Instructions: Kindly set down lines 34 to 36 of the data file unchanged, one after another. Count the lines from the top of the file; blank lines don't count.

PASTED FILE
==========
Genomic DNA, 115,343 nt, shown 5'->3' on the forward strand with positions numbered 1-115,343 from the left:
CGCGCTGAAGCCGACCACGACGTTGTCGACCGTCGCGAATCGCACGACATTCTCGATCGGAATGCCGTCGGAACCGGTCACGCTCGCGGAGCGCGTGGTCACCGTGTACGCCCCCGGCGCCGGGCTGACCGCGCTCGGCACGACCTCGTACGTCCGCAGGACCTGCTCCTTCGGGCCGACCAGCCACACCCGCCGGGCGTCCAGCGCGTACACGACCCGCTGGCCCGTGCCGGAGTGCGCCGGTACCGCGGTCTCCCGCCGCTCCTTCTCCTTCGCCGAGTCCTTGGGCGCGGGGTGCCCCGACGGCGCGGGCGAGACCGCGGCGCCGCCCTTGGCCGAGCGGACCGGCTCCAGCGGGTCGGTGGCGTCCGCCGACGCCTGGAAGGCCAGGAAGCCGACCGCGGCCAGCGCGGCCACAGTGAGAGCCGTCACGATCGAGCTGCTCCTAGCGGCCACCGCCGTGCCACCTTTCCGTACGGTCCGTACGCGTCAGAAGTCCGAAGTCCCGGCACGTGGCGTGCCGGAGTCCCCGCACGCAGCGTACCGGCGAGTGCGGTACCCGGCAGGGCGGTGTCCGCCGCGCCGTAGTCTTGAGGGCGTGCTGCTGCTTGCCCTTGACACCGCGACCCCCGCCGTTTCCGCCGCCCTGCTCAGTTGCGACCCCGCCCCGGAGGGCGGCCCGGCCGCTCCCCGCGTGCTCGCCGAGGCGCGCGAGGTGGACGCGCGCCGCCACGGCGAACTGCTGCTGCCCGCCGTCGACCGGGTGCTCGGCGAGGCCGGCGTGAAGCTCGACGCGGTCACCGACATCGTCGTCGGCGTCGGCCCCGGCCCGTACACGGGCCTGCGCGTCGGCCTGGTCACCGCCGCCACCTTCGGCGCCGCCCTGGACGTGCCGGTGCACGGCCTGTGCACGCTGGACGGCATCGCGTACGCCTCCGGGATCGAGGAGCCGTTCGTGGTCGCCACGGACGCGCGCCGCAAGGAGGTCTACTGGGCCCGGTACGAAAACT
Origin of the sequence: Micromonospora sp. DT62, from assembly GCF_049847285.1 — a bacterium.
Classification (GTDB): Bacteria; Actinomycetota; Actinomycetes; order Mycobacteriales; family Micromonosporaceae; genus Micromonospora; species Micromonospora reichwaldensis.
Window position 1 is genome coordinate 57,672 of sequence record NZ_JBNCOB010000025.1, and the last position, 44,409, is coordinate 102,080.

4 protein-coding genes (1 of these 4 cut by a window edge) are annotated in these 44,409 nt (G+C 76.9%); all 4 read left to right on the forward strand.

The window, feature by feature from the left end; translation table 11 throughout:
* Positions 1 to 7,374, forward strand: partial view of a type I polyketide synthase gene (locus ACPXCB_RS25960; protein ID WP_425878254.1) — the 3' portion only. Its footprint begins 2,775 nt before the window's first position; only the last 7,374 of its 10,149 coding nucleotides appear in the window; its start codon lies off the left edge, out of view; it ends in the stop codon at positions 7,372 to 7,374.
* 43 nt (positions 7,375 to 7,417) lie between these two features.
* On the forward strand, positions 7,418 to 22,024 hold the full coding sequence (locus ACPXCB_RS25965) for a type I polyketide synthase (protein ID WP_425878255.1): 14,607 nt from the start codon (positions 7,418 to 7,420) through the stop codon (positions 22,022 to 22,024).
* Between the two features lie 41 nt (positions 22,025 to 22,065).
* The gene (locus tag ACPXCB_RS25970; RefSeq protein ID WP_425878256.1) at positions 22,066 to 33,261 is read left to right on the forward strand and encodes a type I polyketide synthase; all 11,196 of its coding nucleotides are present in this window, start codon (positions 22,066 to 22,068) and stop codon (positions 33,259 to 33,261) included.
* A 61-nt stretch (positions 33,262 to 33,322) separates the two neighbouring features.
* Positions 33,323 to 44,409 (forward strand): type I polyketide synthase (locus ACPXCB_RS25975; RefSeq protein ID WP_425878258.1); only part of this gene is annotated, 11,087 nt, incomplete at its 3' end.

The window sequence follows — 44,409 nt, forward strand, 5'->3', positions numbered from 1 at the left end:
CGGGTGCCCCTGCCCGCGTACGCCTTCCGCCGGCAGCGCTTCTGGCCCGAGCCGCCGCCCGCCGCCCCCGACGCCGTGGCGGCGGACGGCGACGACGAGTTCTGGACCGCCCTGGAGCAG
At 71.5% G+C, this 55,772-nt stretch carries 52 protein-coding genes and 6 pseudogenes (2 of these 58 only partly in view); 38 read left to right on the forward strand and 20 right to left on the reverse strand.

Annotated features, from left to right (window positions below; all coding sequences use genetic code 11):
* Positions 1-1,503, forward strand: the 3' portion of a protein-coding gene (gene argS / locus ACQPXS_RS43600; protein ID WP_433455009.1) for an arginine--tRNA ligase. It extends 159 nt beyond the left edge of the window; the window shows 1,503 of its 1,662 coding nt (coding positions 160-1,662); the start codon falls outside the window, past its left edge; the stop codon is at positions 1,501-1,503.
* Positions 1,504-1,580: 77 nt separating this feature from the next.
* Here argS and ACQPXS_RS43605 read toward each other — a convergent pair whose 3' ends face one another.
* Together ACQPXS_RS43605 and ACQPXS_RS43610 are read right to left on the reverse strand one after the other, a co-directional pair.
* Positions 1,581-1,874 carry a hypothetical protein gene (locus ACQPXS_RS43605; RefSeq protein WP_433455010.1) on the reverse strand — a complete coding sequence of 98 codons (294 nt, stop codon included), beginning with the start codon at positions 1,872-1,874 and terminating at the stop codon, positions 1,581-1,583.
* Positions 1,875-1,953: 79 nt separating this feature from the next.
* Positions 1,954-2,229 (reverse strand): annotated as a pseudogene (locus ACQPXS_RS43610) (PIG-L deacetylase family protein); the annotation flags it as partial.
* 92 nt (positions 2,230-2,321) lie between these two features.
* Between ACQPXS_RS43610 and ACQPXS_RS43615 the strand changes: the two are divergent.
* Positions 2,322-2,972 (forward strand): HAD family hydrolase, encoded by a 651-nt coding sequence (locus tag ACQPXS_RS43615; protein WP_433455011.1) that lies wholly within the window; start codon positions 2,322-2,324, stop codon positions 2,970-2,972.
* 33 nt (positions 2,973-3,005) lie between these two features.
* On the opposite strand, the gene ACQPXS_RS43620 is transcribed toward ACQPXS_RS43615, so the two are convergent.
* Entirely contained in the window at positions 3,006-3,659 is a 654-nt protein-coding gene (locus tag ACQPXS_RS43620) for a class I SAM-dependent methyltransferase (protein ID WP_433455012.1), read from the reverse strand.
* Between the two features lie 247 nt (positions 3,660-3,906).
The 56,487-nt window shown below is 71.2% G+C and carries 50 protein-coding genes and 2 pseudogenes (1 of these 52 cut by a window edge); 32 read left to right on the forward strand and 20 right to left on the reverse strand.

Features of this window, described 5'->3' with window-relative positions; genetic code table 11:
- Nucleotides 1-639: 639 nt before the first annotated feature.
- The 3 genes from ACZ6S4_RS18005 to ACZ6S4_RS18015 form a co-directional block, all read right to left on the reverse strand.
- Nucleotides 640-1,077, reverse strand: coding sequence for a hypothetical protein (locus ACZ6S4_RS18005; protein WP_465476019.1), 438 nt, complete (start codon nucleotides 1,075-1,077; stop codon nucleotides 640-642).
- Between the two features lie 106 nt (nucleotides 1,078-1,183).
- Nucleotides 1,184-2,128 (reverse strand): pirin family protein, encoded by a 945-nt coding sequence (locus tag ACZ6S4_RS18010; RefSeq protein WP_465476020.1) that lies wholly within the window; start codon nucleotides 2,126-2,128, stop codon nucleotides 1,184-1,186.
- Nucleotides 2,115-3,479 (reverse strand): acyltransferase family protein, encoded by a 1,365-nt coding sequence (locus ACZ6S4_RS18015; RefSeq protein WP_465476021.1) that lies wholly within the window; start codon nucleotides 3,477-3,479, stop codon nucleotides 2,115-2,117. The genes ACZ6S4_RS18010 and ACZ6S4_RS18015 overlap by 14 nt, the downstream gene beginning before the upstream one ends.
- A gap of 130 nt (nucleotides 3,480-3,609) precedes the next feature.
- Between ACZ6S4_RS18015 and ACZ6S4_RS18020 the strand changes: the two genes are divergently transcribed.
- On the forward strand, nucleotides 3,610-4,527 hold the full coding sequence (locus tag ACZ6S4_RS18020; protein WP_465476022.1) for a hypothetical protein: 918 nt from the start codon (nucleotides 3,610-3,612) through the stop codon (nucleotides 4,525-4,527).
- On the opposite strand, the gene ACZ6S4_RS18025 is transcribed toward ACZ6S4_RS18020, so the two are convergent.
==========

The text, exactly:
Features of this window, described 5'->3' with window-relative positions; genetic code table 11:
- Nucleotides 1-639: 639 nt before the first annotated feature.
- The 3 genes from ACZ6S4_RS18005 to ACZ6S4_RS18015 form a co-directional block, all read right to left on the reverse strand.